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What business thinks about (marrying) the arts?

Starting work at the Australia Council soon after leaving Toyota definitely gave me an original perspective on how business and the arts are worlds apart. I thought the arts were... mysterious, creative, passionate and at times a bit chaotic, while business were .... clean cut, logical, profit driven and sometimes rather ruthless. While these are gross generalisations, it is interesting to consider what happens when these two worlds meet. What makes a successful marriage between an arts organisation and a business, and what gets in the way?

MOMA, 2010, artists Marina Abramovic and Ulay (Frank Uwe Laysiepen)

We know a lot more these days about which sorts of arts organisations are successful at business partnership from the Giving Attitude research. But until now we didn't know much about the business perspective. So when Fiona Menzies invited me to do some new research looking into how business think about arts partnerships I immediately saw how this could help the arts sector.

Over summer I got to interview some impressive business leaders who have partnered with the arts over the years, and ask them some sticky questions. Like why they do it ? What makes a partnership work ? And what really bothers them ? I heard from partners in law, partnership managers in finance and tertiary education, marketing and community managers in energy. All dedicated professionals who generously opened up about what it is like to partner with the arts and share some home truths.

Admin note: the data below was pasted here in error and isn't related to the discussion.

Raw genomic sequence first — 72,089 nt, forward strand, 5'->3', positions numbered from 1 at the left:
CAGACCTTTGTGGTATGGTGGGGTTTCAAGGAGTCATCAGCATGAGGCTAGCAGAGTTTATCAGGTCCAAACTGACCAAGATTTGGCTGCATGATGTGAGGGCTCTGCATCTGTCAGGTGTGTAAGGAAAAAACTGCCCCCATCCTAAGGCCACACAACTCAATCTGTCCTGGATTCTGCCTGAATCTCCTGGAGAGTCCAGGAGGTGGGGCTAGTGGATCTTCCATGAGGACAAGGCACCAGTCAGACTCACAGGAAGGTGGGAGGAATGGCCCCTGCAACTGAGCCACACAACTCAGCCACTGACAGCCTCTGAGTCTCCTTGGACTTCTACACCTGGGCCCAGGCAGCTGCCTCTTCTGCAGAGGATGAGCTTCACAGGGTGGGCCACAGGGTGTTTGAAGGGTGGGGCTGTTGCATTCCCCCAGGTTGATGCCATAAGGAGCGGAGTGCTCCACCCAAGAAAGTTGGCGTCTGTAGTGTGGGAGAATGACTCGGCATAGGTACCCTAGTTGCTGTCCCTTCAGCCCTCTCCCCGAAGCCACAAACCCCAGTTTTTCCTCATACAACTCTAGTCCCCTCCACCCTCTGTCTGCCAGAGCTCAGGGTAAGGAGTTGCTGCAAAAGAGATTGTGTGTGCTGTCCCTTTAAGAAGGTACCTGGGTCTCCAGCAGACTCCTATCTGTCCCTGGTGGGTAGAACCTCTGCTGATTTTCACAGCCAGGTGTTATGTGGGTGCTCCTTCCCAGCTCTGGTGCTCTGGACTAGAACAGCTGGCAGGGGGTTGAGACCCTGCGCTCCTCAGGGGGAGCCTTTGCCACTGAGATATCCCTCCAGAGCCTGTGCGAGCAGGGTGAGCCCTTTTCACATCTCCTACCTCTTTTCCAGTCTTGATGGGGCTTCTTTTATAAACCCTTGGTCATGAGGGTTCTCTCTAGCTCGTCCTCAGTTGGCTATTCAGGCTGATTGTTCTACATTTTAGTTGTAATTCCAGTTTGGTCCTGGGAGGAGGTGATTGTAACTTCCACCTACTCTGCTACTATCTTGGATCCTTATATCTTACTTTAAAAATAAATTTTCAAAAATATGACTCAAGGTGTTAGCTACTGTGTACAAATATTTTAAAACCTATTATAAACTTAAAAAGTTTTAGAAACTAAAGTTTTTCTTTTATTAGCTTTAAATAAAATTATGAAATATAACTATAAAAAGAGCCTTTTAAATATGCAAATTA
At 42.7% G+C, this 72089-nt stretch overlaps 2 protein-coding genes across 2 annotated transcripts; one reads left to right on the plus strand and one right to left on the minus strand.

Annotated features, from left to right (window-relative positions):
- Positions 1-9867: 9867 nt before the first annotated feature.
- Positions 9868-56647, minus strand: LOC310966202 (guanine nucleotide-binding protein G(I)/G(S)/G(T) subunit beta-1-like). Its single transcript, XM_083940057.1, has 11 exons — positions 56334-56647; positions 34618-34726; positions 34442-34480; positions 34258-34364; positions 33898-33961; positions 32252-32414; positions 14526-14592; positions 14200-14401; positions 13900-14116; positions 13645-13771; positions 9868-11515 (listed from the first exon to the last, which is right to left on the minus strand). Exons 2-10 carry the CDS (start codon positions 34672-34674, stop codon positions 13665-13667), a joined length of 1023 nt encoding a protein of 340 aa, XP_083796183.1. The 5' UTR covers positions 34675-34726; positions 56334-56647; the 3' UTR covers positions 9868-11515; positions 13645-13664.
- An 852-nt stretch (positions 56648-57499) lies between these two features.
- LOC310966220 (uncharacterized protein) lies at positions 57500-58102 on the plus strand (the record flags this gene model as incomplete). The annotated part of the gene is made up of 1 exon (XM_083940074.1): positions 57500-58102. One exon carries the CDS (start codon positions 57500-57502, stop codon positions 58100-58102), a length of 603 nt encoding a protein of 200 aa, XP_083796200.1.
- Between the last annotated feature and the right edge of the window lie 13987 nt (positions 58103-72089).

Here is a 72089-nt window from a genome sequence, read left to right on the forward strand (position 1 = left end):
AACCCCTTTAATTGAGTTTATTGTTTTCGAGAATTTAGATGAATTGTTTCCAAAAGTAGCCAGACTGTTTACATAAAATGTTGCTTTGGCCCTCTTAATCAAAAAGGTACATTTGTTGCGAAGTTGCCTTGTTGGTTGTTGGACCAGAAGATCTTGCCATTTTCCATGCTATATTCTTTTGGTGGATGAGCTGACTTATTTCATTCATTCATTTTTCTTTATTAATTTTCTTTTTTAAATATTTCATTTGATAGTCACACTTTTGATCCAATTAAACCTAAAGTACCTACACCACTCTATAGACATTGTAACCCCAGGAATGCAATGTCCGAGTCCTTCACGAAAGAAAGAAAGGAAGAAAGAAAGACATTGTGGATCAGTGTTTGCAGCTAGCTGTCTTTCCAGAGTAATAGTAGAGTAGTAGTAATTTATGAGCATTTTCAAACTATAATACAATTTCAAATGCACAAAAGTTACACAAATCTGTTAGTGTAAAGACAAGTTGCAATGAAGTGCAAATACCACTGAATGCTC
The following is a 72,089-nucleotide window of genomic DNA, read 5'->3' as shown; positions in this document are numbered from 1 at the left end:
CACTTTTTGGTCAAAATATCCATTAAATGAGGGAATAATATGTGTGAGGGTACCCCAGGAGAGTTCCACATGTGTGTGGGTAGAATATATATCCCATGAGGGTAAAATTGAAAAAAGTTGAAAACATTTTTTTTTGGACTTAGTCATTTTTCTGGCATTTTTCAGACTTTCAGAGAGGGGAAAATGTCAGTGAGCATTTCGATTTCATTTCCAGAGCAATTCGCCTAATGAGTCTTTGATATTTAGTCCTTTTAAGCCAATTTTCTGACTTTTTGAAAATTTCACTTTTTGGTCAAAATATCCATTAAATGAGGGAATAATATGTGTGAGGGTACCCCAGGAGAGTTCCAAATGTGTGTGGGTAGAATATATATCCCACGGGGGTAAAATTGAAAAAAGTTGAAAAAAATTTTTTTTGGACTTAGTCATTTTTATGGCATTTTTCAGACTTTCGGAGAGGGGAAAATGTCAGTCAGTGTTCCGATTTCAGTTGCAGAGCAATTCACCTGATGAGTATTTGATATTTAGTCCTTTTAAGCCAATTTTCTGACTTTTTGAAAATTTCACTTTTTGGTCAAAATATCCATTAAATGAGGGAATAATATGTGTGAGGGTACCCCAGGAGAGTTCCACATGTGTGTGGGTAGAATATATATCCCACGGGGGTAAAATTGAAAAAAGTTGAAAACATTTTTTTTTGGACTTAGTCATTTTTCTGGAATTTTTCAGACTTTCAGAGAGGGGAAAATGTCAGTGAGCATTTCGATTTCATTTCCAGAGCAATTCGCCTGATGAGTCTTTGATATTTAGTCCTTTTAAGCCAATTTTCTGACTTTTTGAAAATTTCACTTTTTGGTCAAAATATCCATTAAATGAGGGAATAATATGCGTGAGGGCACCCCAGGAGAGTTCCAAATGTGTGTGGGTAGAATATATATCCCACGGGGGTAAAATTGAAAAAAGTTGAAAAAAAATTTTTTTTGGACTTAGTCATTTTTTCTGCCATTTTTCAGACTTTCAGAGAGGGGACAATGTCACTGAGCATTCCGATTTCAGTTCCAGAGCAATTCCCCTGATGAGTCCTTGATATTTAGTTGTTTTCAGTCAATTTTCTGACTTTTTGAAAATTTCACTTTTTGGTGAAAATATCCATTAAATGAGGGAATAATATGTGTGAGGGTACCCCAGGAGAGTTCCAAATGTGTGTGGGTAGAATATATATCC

What does business want ?

Business were pretty clear about what they want from arts partnerships. So it was not hard to distill what I heard into five insights, which are the building blocks of the research report:

  1. Reputation: To stand out from competitors and share memorable experiences.

  2. Value: Business wants to see value for money, more than ever, as budgets are tight.

  3. People: People are central to finding, deciding and sustaining partnerships.

  4. Professionalism: Business expects partners to be organised, proactive and flexible.

  5. Results: Reporting and evaluation helps business decide the future of a partnership.

What ticks them off ?

The business leaders I spoke to were very reluctant to recall bad experiences, missed opportunities, or unmet expectations. After much gentle probing they opened up when I asked "was there anything that didn't go as well as you had hoped". Below are some wee gems.

This research was commissioned by Creative Partnerships Australia so I would like to warmly thank Fiona McKenzie (CEO) for her skillful guidance, and Christina Chiam and Zoe Graham for all their help in making this research possible.

Thanks for reading, I hope you found this interesting. If you want to learn more please check out the Open for Business research report.

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